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Connection Strings in WCF Service

    Question

  • My current design has a web project which contains only the .svc file and a reference to a library project which contains the code for the service.  Based on all the examples I viewed prior to starting this project, that design was the most common.

    Now I am faced with a dilema, My boss wanted me to have a separate database for each company that the service is supposed to do work for.  Currently I am passing in the company name and using that in a lookup to get the connection string and the lookup opens a file is a static location on the server.  The file is also encrypted which adds additional overhead for my service calls as it must be decrypted each time.  This was the design that was imposed.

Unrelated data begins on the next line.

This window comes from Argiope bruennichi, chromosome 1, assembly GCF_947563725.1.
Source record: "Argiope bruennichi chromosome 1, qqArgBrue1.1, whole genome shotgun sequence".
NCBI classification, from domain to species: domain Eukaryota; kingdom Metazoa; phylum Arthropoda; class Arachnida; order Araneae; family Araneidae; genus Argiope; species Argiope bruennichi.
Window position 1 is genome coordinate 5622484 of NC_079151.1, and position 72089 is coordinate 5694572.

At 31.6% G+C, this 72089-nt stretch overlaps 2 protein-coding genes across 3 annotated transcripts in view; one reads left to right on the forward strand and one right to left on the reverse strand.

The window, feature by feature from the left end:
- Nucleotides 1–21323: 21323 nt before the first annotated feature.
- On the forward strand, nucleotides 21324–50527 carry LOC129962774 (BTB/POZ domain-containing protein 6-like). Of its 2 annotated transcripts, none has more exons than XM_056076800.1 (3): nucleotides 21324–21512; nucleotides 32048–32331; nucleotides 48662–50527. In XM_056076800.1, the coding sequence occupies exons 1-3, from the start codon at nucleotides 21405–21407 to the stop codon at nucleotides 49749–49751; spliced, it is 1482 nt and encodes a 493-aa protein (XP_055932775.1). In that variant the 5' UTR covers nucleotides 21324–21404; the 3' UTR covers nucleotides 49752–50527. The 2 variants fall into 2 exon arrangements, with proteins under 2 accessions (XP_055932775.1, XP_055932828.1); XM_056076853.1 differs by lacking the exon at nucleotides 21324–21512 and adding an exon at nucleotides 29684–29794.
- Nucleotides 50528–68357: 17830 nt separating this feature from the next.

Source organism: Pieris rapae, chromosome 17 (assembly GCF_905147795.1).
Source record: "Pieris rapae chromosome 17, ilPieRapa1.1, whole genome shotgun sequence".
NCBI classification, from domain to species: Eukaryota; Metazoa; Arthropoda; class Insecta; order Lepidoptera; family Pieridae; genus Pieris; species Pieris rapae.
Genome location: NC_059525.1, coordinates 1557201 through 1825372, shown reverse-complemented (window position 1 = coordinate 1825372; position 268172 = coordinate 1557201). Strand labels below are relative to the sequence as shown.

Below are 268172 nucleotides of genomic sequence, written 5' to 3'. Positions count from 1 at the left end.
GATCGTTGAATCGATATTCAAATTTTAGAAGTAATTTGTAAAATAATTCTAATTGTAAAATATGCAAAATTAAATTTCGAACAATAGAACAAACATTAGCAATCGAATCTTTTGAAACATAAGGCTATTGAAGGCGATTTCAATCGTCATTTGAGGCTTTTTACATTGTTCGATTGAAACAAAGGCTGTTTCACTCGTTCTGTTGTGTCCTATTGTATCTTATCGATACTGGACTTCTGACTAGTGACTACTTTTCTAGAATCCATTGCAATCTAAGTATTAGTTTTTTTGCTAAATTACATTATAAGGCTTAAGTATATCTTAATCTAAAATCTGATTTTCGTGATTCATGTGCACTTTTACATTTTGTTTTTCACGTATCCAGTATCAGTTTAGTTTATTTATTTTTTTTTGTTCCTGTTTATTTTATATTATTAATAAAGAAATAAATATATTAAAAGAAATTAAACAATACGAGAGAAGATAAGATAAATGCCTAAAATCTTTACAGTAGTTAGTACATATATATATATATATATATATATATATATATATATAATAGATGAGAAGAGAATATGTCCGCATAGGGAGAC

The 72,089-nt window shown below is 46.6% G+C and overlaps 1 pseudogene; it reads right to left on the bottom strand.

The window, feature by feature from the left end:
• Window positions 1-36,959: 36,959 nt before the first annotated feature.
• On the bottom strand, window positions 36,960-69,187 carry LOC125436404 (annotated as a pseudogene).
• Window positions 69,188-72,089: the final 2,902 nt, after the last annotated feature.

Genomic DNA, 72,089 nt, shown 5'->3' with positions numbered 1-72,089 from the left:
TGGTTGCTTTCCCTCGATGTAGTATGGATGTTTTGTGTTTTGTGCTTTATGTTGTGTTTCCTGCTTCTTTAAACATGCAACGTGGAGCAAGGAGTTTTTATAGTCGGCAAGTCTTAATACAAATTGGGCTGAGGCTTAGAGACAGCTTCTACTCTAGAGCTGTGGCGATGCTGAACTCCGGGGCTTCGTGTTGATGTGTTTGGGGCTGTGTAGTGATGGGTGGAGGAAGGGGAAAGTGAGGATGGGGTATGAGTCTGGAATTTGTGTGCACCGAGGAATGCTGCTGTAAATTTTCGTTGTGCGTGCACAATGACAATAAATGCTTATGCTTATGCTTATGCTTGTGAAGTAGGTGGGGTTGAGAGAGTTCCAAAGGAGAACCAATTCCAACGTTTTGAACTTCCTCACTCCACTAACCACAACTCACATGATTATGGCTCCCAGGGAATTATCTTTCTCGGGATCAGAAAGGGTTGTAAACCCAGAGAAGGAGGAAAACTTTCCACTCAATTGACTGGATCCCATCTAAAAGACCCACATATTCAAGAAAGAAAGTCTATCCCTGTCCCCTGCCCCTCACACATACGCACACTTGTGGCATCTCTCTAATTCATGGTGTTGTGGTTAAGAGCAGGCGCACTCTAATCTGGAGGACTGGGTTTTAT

I have convinced the powers that be that this is not a good design (although it is a pretty secure design as the decrypted connection string lives in memory only a short time).  What I want to do is use the ConnectionString storage mechanism in IIS7.  However, since the web side of my project only consists of the .svc file I have no idea how to access these strings from a library that is running on the web server.  I also want to prevent a Service to Service call as well as this has its own overhead that I would like to avoid.

    Will I have to move my implementation and interface files on the webproject to accomplish this (so that ConfigurationManager works) or is there a way for me to access the webservers connection strings right within my library code?
    --------------------------------------------------------------------------------------------- No warranties are expressed or implied with any code being posted/emailed.
    Tuesday, May 19, 2009 10:23 PM

Answers

  • Just move the connection strings to your service's web config file (connectionStrings section) and access it using the ConfigurationManager.ConnectionStrings property.

    Is this what you were after?

    Regards,
    John
    • Marked as answer by Wizengamot Wednesday, May 20, 2009 9:01 PM
    Tuesday, May 19, 2009 10:35 PM